One of the best ways to get on someone’s right side is to show them that you know them and what they’re about.

Read some of their most popular as well as most recent articles, understand what they’re about and what they’re against.

Look at the type of content they usually link to and share on their social media and look for themes on that side of things.

Anything personal goes a long way as well – whether it’s knowing about their most recent product, a vacation they took, a conference they addended, or a tool they’ve been raving about.

You need to demonstrate that you care and know them.

Another tip is to try and get them familiar with your name and business.

For high value prospects, our team will do this at least a week before starting the actual link building campaign. There are a lot of strategies you could use to do this, just be creative.

Some of the most common ones we use are:

  • Sending an email – this should be non-promotional. Could be a suggestion to improve their site, a compliment on an article, recommendation for a tool, an interesting thought about the industry, etc.
  • Follows, likes, and engagement on social media – most people actively check who follows their accounts, whether it’s Twitter, Instagram, Facebook, or elsewhere. Ensure you follow them, leave a few thoughtful comments if possible, like posts, retweet, etc.
  • Subscribe to their email list – again, if they ask a question at the end of their autoresponders asking a question or for suggestions, make sure to reply and have a proper email signature.
  • Buy products – now this is a bit extreme but if it’s a high-end site, it may be worth it. Some SEOs would pay thousands of dollars for the highest quality links. What if you could get a step closer to connecting with these people by buying a $9 eBook?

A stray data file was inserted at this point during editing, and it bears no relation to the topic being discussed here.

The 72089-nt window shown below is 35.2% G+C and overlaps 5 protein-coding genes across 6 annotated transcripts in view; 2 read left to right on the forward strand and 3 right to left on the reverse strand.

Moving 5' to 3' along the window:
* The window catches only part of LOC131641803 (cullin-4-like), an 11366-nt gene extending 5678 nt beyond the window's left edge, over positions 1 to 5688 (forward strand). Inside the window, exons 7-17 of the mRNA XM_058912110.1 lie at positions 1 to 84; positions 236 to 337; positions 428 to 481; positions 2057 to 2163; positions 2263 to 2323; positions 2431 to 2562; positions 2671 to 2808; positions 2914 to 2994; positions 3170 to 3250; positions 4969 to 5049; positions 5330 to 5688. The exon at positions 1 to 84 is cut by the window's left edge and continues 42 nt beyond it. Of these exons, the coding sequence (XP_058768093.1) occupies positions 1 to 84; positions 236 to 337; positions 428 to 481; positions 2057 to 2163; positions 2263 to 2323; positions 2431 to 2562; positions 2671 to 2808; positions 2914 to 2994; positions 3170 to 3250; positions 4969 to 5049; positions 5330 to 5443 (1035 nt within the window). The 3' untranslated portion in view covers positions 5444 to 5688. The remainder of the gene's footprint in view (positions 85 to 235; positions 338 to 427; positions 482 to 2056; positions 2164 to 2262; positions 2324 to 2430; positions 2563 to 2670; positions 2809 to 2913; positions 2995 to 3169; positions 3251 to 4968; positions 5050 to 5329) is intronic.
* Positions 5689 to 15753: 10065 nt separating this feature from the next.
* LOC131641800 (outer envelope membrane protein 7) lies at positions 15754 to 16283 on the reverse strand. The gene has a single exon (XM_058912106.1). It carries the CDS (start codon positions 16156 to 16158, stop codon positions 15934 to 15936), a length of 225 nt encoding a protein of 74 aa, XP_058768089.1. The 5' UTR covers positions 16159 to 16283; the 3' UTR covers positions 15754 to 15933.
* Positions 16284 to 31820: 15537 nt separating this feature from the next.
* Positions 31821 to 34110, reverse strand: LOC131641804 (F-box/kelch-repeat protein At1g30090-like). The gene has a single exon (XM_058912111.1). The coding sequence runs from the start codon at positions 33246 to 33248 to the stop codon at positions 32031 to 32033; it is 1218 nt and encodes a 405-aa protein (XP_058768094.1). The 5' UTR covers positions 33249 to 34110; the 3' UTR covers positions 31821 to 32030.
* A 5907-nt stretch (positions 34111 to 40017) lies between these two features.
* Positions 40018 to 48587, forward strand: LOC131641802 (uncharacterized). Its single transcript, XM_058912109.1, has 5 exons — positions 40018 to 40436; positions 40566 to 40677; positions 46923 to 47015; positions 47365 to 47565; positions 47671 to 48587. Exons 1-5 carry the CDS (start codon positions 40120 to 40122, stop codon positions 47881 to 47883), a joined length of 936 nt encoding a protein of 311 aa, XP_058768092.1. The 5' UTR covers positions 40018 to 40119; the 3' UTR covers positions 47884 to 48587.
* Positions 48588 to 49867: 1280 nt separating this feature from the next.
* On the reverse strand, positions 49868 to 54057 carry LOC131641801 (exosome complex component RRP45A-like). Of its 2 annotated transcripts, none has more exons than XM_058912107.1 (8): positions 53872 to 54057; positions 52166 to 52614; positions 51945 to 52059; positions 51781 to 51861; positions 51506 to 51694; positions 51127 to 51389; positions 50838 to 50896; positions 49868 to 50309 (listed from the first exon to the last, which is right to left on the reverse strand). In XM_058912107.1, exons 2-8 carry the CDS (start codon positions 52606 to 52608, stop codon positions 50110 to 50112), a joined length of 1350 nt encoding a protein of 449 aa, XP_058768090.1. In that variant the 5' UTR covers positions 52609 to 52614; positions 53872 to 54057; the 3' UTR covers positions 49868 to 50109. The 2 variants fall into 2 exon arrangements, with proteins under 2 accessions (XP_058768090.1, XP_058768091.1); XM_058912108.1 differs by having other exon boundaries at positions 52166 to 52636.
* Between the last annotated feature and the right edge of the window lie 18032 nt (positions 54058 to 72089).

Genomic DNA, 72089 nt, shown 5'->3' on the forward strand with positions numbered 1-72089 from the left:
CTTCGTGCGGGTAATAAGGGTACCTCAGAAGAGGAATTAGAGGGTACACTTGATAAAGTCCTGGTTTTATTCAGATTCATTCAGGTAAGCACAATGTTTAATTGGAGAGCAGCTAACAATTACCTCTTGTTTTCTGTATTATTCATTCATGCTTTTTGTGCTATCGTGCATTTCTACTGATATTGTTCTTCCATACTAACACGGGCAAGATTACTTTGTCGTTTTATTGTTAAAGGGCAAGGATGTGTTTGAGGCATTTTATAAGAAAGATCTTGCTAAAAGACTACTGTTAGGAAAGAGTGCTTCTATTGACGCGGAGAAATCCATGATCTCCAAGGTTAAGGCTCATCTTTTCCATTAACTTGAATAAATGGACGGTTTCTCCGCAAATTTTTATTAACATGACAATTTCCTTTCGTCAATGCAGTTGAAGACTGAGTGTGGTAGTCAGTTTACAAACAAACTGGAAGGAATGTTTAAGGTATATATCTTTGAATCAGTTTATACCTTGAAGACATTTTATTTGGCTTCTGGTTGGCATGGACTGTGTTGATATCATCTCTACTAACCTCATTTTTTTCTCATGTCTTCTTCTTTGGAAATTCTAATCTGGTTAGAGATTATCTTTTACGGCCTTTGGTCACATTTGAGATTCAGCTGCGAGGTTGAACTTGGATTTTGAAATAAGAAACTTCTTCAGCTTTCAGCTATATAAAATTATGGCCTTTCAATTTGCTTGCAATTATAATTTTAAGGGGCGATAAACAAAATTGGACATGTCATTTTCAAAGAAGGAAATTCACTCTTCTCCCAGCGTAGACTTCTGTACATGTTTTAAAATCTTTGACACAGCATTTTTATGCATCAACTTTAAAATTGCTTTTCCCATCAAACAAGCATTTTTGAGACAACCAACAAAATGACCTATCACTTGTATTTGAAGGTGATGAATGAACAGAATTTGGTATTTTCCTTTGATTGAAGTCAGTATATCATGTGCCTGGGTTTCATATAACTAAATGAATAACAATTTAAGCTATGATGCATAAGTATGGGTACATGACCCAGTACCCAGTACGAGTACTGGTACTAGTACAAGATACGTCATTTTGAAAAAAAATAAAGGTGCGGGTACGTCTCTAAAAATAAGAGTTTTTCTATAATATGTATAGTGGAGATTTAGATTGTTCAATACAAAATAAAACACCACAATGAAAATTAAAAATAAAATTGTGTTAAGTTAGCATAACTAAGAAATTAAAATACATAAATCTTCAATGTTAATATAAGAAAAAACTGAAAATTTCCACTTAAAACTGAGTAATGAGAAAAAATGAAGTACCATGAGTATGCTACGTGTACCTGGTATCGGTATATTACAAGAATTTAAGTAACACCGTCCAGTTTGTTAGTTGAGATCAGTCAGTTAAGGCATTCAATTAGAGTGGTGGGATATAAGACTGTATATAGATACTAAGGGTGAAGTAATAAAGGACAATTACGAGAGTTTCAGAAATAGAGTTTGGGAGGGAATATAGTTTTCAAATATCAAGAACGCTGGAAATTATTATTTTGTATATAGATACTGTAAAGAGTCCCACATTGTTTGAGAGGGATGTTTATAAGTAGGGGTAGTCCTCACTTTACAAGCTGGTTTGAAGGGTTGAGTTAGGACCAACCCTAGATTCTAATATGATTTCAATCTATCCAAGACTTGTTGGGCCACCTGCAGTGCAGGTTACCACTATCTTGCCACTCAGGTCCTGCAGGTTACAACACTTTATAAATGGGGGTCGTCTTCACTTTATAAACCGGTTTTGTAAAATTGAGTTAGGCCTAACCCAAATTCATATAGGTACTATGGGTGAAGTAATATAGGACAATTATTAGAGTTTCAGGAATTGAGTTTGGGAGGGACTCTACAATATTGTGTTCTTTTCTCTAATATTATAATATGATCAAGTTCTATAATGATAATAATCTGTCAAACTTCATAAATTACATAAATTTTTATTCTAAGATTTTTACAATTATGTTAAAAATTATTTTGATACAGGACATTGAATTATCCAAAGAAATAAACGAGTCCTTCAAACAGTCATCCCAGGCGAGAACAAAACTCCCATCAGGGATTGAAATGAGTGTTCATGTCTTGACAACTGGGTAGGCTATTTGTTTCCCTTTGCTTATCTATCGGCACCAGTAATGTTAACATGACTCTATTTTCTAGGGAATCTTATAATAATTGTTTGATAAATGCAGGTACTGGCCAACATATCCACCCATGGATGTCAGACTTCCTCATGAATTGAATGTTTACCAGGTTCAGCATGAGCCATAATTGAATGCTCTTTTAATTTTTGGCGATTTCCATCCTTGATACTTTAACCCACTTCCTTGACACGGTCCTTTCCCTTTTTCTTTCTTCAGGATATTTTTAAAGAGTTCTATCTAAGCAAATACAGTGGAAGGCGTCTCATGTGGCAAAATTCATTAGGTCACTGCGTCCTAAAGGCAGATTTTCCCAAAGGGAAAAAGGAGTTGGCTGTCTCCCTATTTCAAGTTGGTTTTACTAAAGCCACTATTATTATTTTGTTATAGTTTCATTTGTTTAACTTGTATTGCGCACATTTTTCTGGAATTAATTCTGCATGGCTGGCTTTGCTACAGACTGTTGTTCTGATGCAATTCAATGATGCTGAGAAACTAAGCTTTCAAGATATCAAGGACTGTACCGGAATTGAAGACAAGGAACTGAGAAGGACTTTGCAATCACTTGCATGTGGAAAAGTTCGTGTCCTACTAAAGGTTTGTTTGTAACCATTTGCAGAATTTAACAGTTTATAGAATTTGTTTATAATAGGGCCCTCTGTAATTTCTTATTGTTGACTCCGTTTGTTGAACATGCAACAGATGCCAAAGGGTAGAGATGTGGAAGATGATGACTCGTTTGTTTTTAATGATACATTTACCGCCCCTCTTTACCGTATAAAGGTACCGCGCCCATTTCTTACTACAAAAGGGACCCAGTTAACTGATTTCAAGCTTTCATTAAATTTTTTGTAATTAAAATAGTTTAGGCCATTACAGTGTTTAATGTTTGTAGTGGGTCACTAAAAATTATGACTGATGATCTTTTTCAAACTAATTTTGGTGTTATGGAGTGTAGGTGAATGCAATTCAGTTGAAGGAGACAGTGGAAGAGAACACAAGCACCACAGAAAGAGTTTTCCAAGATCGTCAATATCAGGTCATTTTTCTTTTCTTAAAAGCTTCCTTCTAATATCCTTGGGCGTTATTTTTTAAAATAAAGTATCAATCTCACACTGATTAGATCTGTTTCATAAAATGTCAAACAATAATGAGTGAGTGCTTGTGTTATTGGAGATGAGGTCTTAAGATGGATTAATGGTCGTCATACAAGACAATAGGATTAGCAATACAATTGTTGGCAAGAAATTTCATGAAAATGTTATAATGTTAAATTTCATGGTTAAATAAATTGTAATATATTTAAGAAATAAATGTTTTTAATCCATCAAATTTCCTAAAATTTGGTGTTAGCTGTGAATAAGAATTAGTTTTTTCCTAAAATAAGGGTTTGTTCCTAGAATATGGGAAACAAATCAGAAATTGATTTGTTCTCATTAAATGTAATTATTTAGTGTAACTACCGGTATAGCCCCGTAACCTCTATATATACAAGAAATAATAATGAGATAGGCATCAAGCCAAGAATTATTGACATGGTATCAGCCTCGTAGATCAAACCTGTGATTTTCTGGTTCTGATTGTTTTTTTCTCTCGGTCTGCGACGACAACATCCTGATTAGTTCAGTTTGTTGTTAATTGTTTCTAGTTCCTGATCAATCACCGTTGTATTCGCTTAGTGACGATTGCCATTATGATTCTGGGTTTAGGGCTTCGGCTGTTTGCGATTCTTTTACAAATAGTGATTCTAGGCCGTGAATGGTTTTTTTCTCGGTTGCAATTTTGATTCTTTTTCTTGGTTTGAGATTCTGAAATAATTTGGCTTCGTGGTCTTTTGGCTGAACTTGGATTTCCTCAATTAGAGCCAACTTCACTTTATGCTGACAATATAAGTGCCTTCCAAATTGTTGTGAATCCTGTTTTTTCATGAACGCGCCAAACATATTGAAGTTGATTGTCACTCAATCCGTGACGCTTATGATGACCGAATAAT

Crafting Your Outreach Template

Before we get into tips regarding the template itself…

The quality of your linkable assets will still make or break these campaigns.

You could have the greatest template in the world, use the right software, and follow all the best-practices… But if the page people are supposed to link to is mediocre, low-quality, or untrustworthy – it’ll all go to waste.

Start with a page that is actually link-worthy and all of these other tips will have a 10x multiplier attached to them.

The Perfect Outreach Email Subject Line

We’ve done an insane amount of split-testing around subject lines and the truth is, there’s no one magic formula that works for all outreach emails.

What works in one industry, might flop completely in another one so you’ll want to try several approaches and split-test them.

Here are a few general principles that we like to follow and see good results with:

Keep it simple – Some of the best (and most consistent) subject lines we’ve seen get good open and success rates are super simple. Some examples would be “Quick question?” or “Travel checklist?..”

Create curiosity – This is one of the reasons that the simple subject line “Quick question?” works so well. It makes you wonder whether it’s a potential customer, partner or something else important – not just another ask.

Get creative here – this is one of the most powerful factors here.